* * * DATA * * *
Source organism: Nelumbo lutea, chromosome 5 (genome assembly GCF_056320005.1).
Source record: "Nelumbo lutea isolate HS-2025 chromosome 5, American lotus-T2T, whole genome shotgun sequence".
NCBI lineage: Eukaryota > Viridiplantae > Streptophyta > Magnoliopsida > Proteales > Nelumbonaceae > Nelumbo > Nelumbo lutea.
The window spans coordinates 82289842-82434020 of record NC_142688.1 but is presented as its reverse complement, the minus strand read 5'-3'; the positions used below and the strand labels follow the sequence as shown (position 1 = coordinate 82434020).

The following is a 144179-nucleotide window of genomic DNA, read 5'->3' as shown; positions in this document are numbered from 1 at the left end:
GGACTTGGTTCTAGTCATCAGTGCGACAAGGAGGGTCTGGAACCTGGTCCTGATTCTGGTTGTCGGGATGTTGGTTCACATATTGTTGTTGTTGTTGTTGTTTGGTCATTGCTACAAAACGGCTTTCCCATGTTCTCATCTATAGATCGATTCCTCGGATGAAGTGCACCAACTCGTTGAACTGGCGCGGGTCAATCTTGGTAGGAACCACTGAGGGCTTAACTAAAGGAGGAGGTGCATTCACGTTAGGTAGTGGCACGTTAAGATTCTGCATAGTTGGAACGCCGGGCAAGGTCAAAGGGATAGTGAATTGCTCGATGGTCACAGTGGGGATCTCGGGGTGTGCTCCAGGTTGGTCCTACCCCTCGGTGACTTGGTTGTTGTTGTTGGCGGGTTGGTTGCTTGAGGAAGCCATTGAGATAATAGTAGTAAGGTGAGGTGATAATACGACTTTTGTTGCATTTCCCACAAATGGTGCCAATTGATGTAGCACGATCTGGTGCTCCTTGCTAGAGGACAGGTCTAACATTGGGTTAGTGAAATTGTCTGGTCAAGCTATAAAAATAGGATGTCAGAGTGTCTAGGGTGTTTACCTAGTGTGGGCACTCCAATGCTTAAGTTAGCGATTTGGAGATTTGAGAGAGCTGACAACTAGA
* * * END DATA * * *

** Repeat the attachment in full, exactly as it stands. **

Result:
Source organism: Nelumbo lutea, chromosome 5 (genome assembly GCF_056320005.1).
Source record: "Nelumbo lutea isolate HS-2025 chromosome 5, American lotus-T2T, whole genome shotgun sequence".
NCBI lineage: Eukaryota > Viridiplantae > Streptophyta > Magnoliopsida > Proteales > Nelumbonaceae > Nelumbo > Nelumbo lutea.
The window spans coordinates 82289842-82434020 of record NC_142688.1 but is presented as its reverse complement, the minus strand read 5'-3'; the positions used below and the strand labels follow the sequence as shown (position 1 = coordinate 82434020).

The following is a 144179-nucleotide window of genomic DNA, read 5'->3' as shown; positions in this document are numbered from 1 at the left end:
GGACTTGGTTCTAGTCATCAGTGCGACAAGGAGGGTCTGGAACCTGGTCCTGATTCTGGTTGTCGGGATGTTGGTTCACATATTGTTGTTGTTGTTGTTGTTTGGTCATTGCTACAAAACGGCTTTCCCATGTTCTCATCTATAGATCGATTCCTCGGATGAAGTGCACCAACTCGTTGAACTGGCGCGGGTCAATCTTGGTAGGAACCACTGAGGGCTTAACTAAAGGAGGAGGTGCATTCACGTTAGGTAGTGGCACGTTAAGATTCTGCATAGTTGGAACGCCGGGCAAGGTCAAAGGGATAGTGAATTGCTCGATGGTCACAGTGGGGATCTCGGGGTGTGCTCCAGGTTGGTCCTACCCCTCGGTGACTTGGTTGTTGTTGTTGGCGGGTTGGTTGCTTGAGGAAGCCATTGAGATAATAGTAGTAAGGTGAGGTGATAATACGACTTTTGTTGCATTTCCCACAAATGGTGCCAATTGATGTAGCACGATCTGGTGCTCCTTGCTAGAGGACAGGTCTAACATTGGGTTAGTGAAATTGTCTGGTCAAGCTATAAAAATAGGATGTCAGAGTGTCTAGGGTGTTTACCTAGTGTGGGCACTCCAATGCTTAAGTTAGCGATTTGGAGATTTGAGAGAGCTGACAACTAGA